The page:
With the rise of major brands and organizations employing dedicated community managers to run their social media presences, there’s an unsettled gray area regarding how much personal detail these managers reveal about themselves to their followers. In many cases, community managers work for products and causes they have personal affinity for — which muddles the line as to how these employees treat their personal social presences. Or does such a concept no longer exist?

At the South by Southwest Interactive panel “Social Media Boundaries: Personal/Personnel Policy,” a group of nonprofit and technology professionals in the social media space discussed how they toe this line to an audience largely comprising community managers.

Major themes that developed from the discussion:

  • Establish your stance on this situation early. As panelist Jess Main of the National Center for Media Engagement put it, “Do we tweet what we had for breakfast as an organization?” Decide upfront who will be the face of your organization’s community presence and how much personal information they will communicate to the audience. Brands with high-consumer touchpoints and strong brand affinity may be able to expand their connection to the audience by including personal touches, whereas companies that people may feel forced to interact with — such as one audience member’s example of an energy utility company — may not be able to create the same traction.
  • But usually, some personal touch is needed. By keeping your organization’s social content strictly focused on internal priorities, you risk watering the content down so that it’s dry and boring. And that’s a missed opportunity. Panelist Debra Askanase said, “It’s very very very hard to be a rabid fan of any process.” By putting a personal spin to an enterprise account, you can reap rewards so long as the brand message comes out on top. Not surprisingly, every community will react differently, and the key is balance. In regards to community managers’ personal Facebook pages, Twitter accounts and blogs, the mood of the session seemed in favor of the common practice of putting a disclaimer on your accounts that posts are yours — not your company’s — but you can also use this space to direct followers to official corporate accounts. And community managers shouldn’t feel obligated to accept personal friend requests from professional contacts.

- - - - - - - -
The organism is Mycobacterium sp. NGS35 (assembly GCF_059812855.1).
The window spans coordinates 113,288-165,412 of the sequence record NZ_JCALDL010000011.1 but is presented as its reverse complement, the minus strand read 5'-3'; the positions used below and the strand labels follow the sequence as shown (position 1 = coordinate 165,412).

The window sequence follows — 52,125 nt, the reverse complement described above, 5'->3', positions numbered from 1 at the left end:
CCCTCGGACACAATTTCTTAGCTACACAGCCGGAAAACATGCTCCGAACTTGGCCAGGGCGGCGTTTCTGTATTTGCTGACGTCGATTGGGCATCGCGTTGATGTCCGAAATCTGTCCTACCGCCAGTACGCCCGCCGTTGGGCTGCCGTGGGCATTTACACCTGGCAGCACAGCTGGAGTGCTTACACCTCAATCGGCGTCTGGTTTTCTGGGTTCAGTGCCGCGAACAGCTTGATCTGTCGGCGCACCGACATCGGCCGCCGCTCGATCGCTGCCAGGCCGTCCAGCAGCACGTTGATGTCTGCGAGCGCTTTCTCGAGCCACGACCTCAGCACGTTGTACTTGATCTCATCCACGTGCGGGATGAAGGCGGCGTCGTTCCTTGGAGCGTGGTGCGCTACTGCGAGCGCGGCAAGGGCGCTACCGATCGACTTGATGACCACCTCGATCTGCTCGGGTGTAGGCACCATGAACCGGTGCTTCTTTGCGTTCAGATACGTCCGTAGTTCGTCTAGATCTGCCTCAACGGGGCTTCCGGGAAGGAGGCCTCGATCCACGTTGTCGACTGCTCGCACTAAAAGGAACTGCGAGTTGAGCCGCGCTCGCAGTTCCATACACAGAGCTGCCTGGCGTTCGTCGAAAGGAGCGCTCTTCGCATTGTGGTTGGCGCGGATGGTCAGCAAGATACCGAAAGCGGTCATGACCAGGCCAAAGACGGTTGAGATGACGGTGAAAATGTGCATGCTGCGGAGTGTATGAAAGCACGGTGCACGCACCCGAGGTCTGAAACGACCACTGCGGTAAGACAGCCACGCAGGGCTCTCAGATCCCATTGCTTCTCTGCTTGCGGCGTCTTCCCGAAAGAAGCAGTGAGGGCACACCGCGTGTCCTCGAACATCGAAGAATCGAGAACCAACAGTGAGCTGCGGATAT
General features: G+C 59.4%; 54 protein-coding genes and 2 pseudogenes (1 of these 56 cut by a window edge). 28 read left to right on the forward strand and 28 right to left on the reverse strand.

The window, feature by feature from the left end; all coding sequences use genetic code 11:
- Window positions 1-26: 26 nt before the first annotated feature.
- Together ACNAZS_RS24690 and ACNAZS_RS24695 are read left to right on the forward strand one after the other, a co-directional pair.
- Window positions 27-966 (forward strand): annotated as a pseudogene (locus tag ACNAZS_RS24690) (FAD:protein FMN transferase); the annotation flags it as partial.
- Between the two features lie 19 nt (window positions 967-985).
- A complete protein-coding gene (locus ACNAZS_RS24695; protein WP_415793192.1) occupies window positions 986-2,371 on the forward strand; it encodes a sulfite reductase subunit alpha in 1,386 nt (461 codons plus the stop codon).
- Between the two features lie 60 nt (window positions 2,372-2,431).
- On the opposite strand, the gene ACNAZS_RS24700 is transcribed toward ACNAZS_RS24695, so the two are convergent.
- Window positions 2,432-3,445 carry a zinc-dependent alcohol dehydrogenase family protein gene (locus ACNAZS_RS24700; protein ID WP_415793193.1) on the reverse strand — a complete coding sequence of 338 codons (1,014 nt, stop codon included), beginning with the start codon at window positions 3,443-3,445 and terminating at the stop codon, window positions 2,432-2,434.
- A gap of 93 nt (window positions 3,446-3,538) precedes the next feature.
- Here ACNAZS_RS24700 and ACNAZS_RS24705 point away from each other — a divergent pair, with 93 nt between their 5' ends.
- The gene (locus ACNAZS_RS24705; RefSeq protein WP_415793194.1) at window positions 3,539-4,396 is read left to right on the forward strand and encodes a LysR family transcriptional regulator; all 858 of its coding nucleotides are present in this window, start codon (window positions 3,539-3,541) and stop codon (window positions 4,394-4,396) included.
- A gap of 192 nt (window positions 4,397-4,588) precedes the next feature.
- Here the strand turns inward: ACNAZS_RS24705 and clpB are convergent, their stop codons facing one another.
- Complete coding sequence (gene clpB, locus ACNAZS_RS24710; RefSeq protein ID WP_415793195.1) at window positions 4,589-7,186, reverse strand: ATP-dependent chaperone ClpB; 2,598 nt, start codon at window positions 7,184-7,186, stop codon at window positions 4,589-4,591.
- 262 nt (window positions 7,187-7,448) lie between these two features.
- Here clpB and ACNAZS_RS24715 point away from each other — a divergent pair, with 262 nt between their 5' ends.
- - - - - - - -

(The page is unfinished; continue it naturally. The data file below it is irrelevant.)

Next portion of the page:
• It takes a village. One community manager is never enough. Given the effort it takes to start and grow a following, you don’t want to leave that in one person’s power. Panel moderator Amy Sample Ward mentions that even community managers need to take a sick day, and there was also mention of an engaging community manager who went on maternity leave — and the company’s Twitter account sat idle for three months. Additionally, your community manager is not going to be an expert in every issue that comes out of the community, and thus other people need to be trained to handle issues that directly relate to their expertise.One audience member from OxFam said he created documentation for his backups to follow the company’s strategic focus on the “3 E’s: Educate, Entertain, Engage.”A recent example that exhibits the need for multiple, trained social media managers is the conversation around Planned Parenthood — which found itself overwhelmed with commentary from both supporters and detractors; a situation where just a single person could never keep up with the response level the organization was committed to.
  • Remember that it’s still all about service. Just because you push out personal content and brand-amplifying messages, your community will still primarily look at your social presences as a place to come to for customer service needs. You need to be staffed and prepared to act on those requests.

Want to learn more? Check out this best-practices document provided by the panel.

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